Our ability to mix and mingle with people is a critical life skill. Being able to confidently walk into a room of people and start a conversation will make a difference to many of life’s experiences. Networking has been described as “socialising with a purpose”. It is not about self-promotion or getting things from people. Networking is about establishing connections with people.
Being able to network effectively means you will be able to:
- Attend and enjoy more functions.
- Build relationships with people who may become friends, colleagues, mentors, sources of useful information (like job opportunities).
- Be more influential with people that matter.
- Become more visible and build your reputation.
- Collect useful information about what is going on in your industry and profession.
- Spot opportunities relevant to your work or career.
- Be renewed and affirmed by mixing with like-minded people – your ‘tribe’.
Here are ten tips on attending meetings, functions and PD events:
- Take your business cards if you have one and/or use a readable name tag.
- Introduce yourself with confidence.
- Greet people with a smile, make eye contact, use a firm handshake.
- Look out for first-timers and help them to be comfortable.
- Sit with people you don’t know.
- Always RSVP on time and send apologies if not attending.
- Turn off your mobile phone.
- Have quality conversations rather than ‘working the room’.
- Give people your full attention so they feel important.
- Follow up by meeting any commitments made.
Part of managing your career is to think strategically about networking and to construct a networking plan by answering these questions:
- Why do you need to network? What purpose will it serve?
- What people do you need to network with?
- What events or forums do you need to attend to serve your purpose and/or meet these people?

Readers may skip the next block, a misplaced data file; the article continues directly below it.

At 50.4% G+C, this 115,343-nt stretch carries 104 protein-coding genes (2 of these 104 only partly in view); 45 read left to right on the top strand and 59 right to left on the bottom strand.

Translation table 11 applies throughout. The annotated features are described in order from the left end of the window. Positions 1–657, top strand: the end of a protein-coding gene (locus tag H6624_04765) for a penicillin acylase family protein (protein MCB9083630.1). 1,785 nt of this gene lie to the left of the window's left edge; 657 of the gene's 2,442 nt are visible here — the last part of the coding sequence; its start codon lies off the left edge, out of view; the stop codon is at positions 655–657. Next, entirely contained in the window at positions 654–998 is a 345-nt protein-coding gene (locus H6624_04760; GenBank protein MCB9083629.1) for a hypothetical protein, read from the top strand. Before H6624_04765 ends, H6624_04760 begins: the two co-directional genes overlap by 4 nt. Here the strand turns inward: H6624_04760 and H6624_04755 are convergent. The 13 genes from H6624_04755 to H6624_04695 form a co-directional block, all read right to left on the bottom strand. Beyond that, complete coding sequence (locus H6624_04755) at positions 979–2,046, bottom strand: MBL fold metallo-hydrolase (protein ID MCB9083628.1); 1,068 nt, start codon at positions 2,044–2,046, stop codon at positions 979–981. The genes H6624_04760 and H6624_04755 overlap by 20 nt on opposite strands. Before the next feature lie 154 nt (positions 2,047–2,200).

- What preparations do you need to make in order to network effectively? (e.g. have a business card, name tag, introduction, small talk skills)
- How will you monitor progress with your plan?
Here are six ideas for building networks:
1. Join public service networks. There are groups with special purposes that you could be participating in as part of building your visibility, reputation and credibility. These groups include networks for graduates, special interest groups, and specific roles such as ethics officers. Add these networks to your résumé.
2. Join industry and professional associations and become an active member. Take on an executive role, participate in professional development activities, attend conferences. Include your memberships and leadership roles on your résumé.
3. Foster relationships with referees, both past and present. Relying on your boss for a reference can be risky. They can move on, you may not get along with them, or they might not take a professional approach to reference writing. To safeguard yourself against these risks, build relationships with a range of people who could potentially speak favourably on your behalf. These people include your boss’ boss, managers in other areas, clients and stakeholders. Keep in touch with past managers who thought well of you as you may need to call on them again.
4. Become known around your organisation. You never know when restructures and downsizing will take place. Be visible in your organisation. Let other sections know what you do, what your section does, and how you add value.
5. Attend meetings and be an active participant. Meetings can be a waste of time if poorly managed. On the other hand, being present may be to your advantage. Being an active participant builds your visibility. You don’t have to hog the airwaves. Better to say a little of value that is heard than to talk for the sake of talking and have people tune out.
6. Contribute to committees and working groups. If you find yourself on a committee then be an active player who adds value and can be relied on to meet commitments. Reputations can be built through such connections.